Around the first and second stories of the minaret are three inscriptional bands. The second story of the minaret is where the masons normally show most of their innovations, and here there is carved an interesting design. It is a zigzag pattern, but not applied on a plain circular shaft as usual, but rather the shaft on this level has a section like a multiple-pointed star, its own profile dented like a zigzag, so that the design appears to be three dimensional. Since Inal was still an amir when he built his mausoleum here, and most tombs had a prayer hall attached, there was probably an earlier building situated on the site of the current mosque. The current minaret probably was incorporated into that structure as well, since both the minaret and mausoleum have similar architecture. It is probable that, after Inal became sultan, he added the khanqah and later rebuilt the mosque. A writer named Ibn Iyas explains that the expenses of the complex were taken care of by Amir al-Jamali Yusuf, who also added a zawiya, as in the example of Barsbay's complex. Hence, it must have been a grand complex. The current mosque, built in a modified cruciform plan, itself is designated by its inscriptions as a madrasa, and was apparently one of the last sections of the complex to be built in 1456. It is actually built above a row of rooms that could have been cells for students, but are just as likely to have been storerooms. During the second half of the fifteenth century, large mosques were no longer in fashion.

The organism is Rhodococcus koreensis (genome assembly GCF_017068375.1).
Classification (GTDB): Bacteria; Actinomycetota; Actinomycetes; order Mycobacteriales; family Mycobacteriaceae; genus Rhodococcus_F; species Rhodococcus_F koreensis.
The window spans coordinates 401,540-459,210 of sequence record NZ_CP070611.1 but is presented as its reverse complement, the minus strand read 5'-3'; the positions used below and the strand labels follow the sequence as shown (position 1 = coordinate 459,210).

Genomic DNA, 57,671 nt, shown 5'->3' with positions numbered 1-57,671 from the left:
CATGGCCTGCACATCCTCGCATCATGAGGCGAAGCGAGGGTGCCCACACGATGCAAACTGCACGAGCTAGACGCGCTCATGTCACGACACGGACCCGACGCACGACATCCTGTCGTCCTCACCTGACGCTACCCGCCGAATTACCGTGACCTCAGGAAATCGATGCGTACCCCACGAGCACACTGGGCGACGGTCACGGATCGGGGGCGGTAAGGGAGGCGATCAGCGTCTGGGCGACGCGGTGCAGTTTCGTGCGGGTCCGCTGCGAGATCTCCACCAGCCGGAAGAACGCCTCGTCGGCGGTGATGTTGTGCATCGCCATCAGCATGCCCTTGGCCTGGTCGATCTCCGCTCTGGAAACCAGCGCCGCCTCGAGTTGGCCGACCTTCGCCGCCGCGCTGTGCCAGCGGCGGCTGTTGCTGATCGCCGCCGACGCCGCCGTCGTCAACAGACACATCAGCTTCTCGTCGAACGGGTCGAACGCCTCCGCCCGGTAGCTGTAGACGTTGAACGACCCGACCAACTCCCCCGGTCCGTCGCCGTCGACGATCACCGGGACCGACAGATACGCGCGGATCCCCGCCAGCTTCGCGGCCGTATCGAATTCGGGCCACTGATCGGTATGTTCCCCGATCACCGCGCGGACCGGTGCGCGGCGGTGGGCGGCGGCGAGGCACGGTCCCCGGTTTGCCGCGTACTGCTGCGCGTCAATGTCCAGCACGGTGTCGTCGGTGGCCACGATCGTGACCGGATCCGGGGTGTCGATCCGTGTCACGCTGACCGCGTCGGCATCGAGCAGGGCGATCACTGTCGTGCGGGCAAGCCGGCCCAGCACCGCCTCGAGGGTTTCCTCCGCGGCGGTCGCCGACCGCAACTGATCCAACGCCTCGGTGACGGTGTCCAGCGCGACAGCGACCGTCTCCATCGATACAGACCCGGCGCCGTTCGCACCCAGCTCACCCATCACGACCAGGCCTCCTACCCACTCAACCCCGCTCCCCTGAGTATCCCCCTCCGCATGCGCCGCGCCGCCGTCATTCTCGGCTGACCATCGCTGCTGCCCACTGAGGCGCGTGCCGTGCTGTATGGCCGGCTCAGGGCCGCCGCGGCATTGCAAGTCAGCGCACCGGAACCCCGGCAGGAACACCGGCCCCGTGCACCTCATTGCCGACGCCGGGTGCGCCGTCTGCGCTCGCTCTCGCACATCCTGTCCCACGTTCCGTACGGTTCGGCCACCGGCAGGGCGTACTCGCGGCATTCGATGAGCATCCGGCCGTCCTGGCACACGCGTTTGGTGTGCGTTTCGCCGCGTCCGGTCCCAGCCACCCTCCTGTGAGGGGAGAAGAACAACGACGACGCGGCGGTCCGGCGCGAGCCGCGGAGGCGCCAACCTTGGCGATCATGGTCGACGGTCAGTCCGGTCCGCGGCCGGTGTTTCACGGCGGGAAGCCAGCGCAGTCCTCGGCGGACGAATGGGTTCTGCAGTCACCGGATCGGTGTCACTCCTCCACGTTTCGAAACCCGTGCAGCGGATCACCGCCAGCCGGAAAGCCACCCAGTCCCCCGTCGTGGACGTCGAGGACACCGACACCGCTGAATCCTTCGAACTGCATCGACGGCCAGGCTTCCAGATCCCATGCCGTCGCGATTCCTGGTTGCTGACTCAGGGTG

The inner space of the mosque proper was reduced because the living units were concentrated in an independent structure. Hence, this is a small mosque with two facades, consisting of one on the road and another within a courtyard. This small, inner courtyard is of the type that was usually covered by a wooden dome or lantern and paved with marble, rather than the larger style courtyards that were open and included an ablution fountain in the center. The roofed, cruciform plan is that of the qa'a, or the reception hall, in residential architecture. However, in those structures, the center space was usually taken up by a marble fountain, usually octagonal, like the octagonal lantern above it that protruded above the ceiling of iwans. We see this in the palaces of the Citadel and perhaps other palaces, with domes. Even the large, open courtyards were often covered during the summer midday sun by tenting stretched on ropes. Earlier mosques, such as that of Aslam al-Baha'i (1345) with a cruciform plan had roofed courtyards, but unfortunately, we do not know how many of the mosques with small courtyards were roofed. The prayer niche of the mosque of Inal is made of carved stone and molding comprising a sunrise motif filling the conch. Unfortunately, much of the remaining interior has lost its marble facing.

 

References:

Title Author Date Publisher Reference Number
Historical Cairo (A Walk Through the Islamic City) Antonious, Jim 1988 American University in Cairo Press, The ISBN 977-424-497-4
Islamic Monuments in Cairo, A Practical Guide Paker, Richard B.; Sabin, Robin; Williams, Caroline 1985 American University in Cairo Press, The ISBN 977 424 036 7
Islamic Architecture in Cairo: An Introduction Behrens-Abouseif, Doris 1992 E. J. Brill ISBN 90-04-08677-3